About Intimacy Coordination
What is an intimacy coordinator?
An intimacy coordinator for film and television works slightly differently from an intimacy coordinator for theatre (AKA intimacy director) - however fundamentally they serve the same purpose - to work with the whole production, assisting in the facilitation of a scene or scenes that have intimate content. or nudity. Sometimes they're on board right from the start of a project, through until wrap - they'lll meet with the production team and department heads - give briefings, share knowledge and introduce the various industry guidelines and be with you on set every day there's an intimate scene, or they may come in and run a workshop with the actors and director, or sometimes they're invited on set or into rehearsals for one or two specific scenes that may be causing concern.
Coordinator is an important part of the title, as coordination is a key part of the role - facilitating the difficult conversations, bouncing between, directors, actors, wardrobe and production. ICs can act as advocates for actors or other members of the team, voicing their concerns and reservations and helping to find solutions to problems as they occur. They can assist the director with choreography, work with physical consent with the actors, and help with the blocking of a scene working with modesty garments.
Coordinators are trained to be flexible and will assist the production in line with the requirements of the production itself, while making sure the actors voices are heard and they're working within the parameters that they have agreed and in a way that is respectful of their boundaries, while still staying true to the director's/writer's vision.
Historically intimacy and nudity was handled by the director, or perhaps a choreographer. The quality of these processes varied from director to director, but it should be noted, that some directors are known and respected for their professional handling of intimate scenes, always working with transparency and offering a clear structure and blocking to the intimate content. However, the role of .Intimacy coordinator as a credited member of crew is a fairly new concept.,
The work however has been developing in the background for many years. Various practitioners, both from stage and screen; movement directors, actors, fight directors and choreographers were observing that there seemed to be similarities between fight scenes and intimate scenes:
The action is part of the story telling, something has happened to bring us to a physical event, there is the simulation of a violent/sexual act, there has been choreography/blocking applied to the action, it should be repeatable and it absolutely should not injure the performer. However they also noticed that intimate scenes were often not given the time and the space to be rehearsed or discussed, in the same way as is now standard practice with stunts, and on occasion even left in the hands of the performers with the perhaps the vague direction to, 'just go for it', or to work it out on their own, Everyone knew that an actor would not be told to punch another actor in the face, so that begged the question, 'Why are they being asked to simulate sexual acts without proper direction, and all the while expecting the scene to continue to tell the story?'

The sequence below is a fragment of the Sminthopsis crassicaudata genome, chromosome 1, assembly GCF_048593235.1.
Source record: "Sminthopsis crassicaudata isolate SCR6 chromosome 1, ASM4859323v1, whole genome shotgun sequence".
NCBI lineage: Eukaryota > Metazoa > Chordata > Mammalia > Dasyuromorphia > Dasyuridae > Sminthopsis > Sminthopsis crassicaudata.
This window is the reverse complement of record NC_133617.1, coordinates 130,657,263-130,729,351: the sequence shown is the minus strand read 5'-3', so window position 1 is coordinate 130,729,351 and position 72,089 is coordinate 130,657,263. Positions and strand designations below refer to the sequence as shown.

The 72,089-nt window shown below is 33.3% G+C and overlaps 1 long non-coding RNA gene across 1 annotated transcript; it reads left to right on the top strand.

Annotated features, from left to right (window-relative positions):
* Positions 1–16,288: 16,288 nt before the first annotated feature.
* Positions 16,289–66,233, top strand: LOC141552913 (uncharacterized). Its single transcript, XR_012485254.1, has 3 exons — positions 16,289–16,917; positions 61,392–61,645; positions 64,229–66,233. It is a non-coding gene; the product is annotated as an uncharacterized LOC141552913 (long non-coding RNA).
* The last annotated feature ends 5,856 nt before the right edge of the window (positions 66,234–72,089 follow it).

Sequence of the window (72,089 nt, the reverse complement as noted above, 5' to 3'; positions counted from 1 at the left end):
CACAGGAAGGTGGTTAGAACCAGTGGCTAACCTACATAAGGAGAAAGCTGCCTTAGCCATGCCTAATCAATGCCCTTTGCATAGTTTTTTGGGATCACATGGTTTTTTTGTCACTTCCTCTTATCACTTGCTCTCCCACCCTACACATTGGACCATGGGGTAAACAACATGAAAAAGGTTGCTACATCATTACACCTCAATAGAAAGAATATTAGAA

As a result of this, various practitioners globally started to create guidelines and came up with working methodologies for handling challenging content, and started to develop the notion of what best practice looked like at all stages, from audition through to performance. They used fight choreography as a spring board for intimate choreography. However, it was only in the wake of #metoo that these practitioners started being invited on to set, and given the opportunity to practice the work they'd been developing.
Producers and the industry finally accepted that there had been systemic bad practice that was potentially damaging to both the actors involved and the production as a whole, and thus Intimacy Coordinators are now employed to mitigate this risk. Our mission at Safe Sets, is to do exactly that - keep Sets Safe for all.
Do I have to use an Intimacy Coordinator?
At the present time there's no legal obligation to use an intimacy coordinator in South Africa, or in fact most countries in the world. However an increasing number of production companies, TV channels and funding bodies are insisting on it. If you're unsure, do get in touch and we can help you decide what level of assistance you might need.
Protocols for Working with Intimate Content - South Africa
Throughout 2020 and into 2021, Kate and Sara have worked with the organisation IPSA (Intimacy Practitioners South Africa) and the rest of the South African Film Industry on creating the 'Protocols for Working with Intimate Content in TV, Film and Associated Media - South Africa'.
The Protocols give detailed guidance on how to work with intimate content, considerations to be made, and at what points you should consider chatting to an intimacy coordinator about your project.
They also provide a checklist for producers, a template for nudity riders and other useful tools to make Safe Sets whatever the budget.